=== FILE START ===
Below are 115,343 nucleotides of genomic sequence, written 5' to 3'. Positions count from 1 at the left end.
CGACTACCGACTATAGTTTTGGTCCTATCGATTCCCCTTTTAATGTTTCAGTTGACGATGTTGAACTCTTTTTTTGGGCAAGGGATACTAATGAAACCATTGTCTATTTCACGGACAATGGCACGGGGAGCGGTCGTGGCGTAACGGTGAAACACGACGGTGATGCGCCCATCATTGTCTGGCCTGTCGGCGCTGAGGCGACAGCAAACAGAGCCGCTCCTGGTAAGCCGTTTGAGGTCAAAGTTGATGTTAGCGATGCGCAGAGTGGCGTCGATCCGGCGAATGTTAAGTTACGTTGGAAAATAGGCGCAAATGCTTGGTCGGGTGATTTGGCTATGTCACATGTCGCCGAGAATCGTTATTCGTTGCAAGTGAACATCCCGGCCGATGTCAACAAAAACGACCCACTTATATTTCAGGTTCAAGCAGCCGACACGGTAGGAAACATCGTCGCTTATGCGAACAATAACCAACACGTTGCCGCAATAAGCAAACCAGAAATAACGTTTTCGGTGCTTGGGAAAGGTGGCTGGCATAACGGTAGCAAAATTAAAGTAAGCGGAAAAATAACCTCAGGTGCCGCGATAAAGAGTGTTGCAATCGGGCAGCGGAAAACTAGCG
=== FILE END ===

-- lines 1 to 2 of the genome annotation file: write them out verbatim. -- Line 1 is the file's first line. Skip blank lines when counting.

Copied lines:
Below are 115,343 nucleotides of genomic sequence, written 5' to 3'. Positions count from 1 at the left end.
CGACTACCGACTATAGTTTTGGTCCTATCGATTCCCCTTTTAATGTTTCAGTTGACGATGTTGAACTCTTTTTTTGGGCAAGGGATACTAATGAAACCATTGTCTATTTCACGGACAATGGCACGGGGAGCGGTCGTGGCGTAACGGTGAAACACGACGGTGATGCGCCCATCATTGTCTGGCCTGTCGGCGCTGAGGCGACAGCAAACAGAGCCGCTCCTGGTAAGCCGTTTGAGGTCAAAGTTGATGTTAGCGATGCGCAGAGTGGCGTCGATCCGGCGAATGTTAAGTTACGTTGGAAAATAGGCGCAAATGCTTGGTCGGGTGATTTGGCTATGTCACATGTCGCCGAGAATCGTTATTCGTTGCAAGTGAACATCCCGGCCGATGTCAACAAAAACGACCCACTTATATTTCAGGTTCAAGCAGCCGACACGGTAGGAAACATCGTCGCTTATGCGAACAATAACCAACACGTTGCCGCAATAAGCAAACCAGAAATAACGTTTTCGGTGCTTGGGAAAGGTGGCTGGCATAACGGTAGCAAAATTAAAGTAAGCGGAAAAATAACCTCAGGTGCCGCGATAAAGAGTGTTGCAATCGGGCAGCGGAAAACTAGCG